Center. Researchers working with more than a dozen spacecraft observed various facets of this event.
Fourteen years ago, Scudder and Dr. Don Fairfield of NASA Goddard predicted the details of an event such as
occurred on May 11, saying that it would produce an intense "polar rain" of electrons over one of the polar
caps of Earth. The polar caps typically do not receive enough energetic electrons to produce visible aurora
because those electrons are slowed and depleted by too many collisions in interplanetary space. But in an
intense polar rain event, Scudder and Fairfield theorized, the "strahl" electrons would flow unimpeded along
the Sun's magnetic field lines to Earth and should precipitate directly into the polar caps, inside the normal
Such a polar rain event was observed as a steady glow in X ray images and confirmed for the first time in May
1999. Aurora were observed at the North Pole, which can only happen if these energetic electrons are coming
directly from the solar wind.
"While we saw weak aurora in the south, in the north we saw the effects of intense, energetic electrons on the
upper atmosphere in the form of X rays," said Dr. Dave Chenette, a space physicist at Lockheed Martin and
principal investigator of the Polar Ionospheric X-Ray Imaging Experiment (PIXIE) on NASA's Polar spacecraft.
"These X-ray emissions are the most intense that we have ever seen at the north magnetic pole since Polar
was launched in 1996."
According to Chenette and Scudder, the fact that the aurora appeared only at one pole in May 1999 suggests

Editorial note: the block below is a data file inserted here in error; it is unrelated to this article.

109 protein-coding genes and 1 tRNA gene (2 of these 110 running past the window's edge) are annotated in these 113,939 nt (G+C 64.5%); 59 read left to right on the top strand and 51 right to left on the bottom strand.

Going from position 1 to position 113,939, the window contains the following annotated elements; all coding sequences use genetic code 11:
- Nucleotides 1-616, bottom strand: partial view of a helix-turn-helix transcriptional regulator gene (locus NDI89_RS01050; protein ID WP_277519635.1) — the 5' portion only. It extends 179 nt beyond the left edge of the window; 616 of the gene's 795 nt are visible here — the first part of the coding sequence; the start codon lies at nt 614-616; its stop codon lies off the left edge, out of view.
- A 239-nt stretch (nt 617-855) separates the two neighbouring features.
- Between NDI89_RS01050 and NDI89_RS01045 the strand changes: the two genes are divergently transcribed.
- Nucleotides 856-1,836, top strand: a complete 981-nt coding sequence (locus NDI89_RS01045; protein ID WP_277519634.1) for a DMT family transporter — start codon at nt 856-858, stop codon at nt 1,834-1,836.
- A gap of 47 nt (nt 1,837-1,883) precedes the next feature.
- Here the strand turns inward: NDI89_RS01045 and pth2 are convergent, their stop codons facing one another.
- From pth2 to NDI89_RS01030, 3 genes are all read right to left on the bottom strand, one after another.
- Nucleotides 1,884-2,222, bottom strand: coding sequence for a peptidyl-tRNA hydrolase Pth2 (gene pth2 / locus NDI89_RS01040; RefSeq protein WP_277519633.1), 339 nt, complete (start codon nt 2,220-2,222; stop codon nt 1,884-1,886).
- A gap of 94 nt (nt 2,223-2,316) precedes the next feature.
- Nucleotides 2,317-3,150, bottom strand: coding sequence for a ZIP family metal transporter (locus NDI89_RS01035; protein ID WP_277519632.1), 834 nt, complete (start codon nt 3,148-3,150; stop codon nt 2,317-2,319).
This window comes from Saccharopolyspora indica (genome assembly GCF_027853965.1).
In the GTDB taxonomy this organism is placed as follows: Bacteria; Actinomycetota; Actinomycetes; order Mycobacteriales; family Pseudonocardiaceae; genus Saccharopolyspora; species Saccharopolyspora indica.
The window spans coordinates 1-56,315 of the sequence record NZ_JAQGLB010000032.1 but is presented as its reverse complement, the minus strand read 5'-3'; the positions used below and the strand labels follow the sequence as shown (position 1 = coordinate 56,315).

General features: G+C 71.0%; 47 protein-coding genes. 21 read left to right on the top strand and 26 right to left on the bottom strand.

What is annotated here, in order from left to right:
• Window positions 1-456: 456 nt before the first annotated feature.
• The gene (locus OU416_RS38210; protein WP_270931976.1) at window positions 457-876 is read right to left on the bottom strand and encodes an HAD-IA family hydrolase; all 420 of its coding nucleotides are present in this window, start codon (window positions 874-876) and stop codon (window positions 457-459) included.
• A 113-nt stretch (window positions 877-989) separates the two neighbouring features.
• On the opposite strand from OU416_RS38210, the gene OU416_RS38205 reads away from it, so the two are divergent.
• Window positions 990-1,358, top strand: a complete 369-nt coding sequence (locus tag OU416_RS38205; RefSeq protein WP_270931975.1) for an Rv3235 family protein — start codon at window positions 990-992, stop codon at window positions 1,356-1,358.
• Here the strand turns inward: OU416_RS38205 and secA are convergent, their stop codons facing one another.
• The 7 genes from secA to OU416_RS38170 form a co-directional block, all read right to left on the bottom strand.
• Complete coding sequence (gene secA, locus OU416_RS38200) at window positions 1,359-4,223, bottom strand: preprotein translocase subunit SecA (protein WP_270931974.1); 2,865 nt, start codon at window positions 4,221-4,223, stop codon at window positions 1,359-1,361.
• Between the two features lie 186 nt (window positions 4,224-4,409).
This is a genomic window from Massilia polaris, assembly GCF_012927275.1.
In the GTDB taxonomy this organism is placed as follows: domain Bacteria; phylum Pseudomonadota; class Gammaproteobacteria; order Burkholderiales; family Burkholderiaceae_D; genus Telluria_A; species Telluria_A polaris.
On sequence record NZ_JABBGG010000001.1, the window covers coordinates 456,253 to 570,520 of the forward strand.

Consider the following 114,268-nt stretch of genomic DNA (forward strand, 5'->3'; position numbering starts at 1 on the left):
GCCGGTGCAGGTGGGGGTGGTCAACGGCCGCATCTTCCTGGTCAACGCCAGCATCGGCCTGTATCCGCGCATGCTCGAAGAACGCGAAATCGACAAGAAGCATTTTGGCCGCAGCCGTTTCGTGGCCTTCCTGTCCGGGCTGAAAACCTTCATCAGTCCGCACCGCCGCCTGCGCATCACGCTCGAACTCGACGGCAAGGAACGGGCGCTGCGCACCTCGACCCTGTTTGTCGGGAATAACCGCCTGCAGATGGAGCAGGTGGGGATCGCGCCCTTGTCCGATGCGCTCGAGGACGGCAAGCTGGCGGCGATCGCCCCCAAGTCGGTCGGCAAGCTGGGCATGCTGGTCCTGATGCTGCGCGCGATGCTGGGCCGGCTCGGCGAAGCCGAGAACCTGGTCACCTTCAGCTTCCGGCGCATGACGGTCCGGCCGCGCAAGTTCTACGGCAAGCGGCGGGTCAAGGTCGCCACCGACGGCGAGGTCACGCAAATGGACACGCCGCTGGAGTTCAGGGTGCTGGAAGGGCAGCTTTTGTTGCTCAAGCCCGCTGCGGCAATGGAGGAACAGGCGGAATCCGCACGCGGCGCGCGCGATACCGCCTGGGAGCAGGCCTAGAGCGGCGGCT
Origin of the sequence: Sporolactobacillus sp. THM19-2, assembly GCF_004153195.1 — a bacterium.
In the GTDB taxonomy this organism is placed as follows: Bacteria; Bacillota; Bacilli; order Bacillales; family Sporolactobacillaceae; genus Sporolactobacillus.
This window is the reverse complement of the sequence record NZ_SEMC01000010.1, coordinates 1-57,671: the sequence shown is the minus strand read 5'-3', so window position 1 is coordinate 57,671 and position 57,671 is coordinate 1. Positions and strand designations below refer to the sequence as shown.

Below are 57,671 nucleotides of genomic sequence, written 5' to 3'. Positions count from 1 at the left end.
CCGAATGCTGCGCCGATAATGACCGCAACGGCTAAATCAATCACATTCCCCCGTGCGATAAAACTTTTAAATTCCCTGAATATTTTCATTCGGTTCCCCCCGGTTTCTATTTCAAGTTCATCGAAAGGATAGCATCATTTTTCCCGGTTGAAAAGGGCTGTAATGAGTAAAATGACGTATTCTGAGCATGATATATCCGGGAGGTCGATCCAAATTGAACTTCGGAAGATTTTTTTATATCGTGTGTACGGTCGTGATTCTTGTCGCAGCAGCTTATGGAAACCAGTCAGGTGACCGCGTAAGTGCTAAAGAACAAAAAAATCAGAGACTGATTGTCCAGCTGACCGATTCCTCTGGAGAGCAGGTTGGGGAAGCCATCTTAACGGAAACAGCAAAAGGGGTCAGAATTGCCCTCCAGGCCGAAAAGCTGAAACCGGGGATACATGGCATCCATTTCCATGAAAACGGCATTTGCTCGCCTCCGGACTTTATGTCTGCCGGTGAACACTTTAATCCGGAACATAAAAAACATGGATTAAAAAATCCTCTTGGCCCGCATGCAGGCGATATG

that the North Pole is connected to the end of the magnetic field from the Sun, while the South Pole is
connected to the end of the Sun's magnetic field that extends to the outer reaches of the solar system.
"The May event provides unique conditions to test ideas about solar-terrestrial interactions," Ogilvie noted. "It
also strengthens our belief that we understand how the Sun-Earth connection works."
Under typical conditions, the Sun emits a tenuous gas of protons, helium, and electrons - the solar wind -- in
all directions across the solar system. Carrying energy and magnetic fields from the Sun, the solar wind
varies but usually stays within 5 to 10 particles per cubic centimeter (cc) and between 400-600 kilometers
per second. The pressure from this solar wind buffets and confines Earth's magnetic field, ramming it up
against the planet on the day side and stretching a long magnetic tail on the night side.
But on May 11, the drop in the density of the solar wind (to less than 0.2 particles per cc) allowed Earth's
magnetosphere to swell unimpeded to five to six times its normal size. According to observations from the ACE
spacecraft, the density of helium in the solar wind dropped to less than 0.1% of its normal value, and heavier
ions, held back by gravity, apparently could not escape from the Sun at all. NASA's Wind, IMP-8, and Lunar
Prospector spacecraft and the Japanese Geotail satellite observed Earth's bow shock - the region where the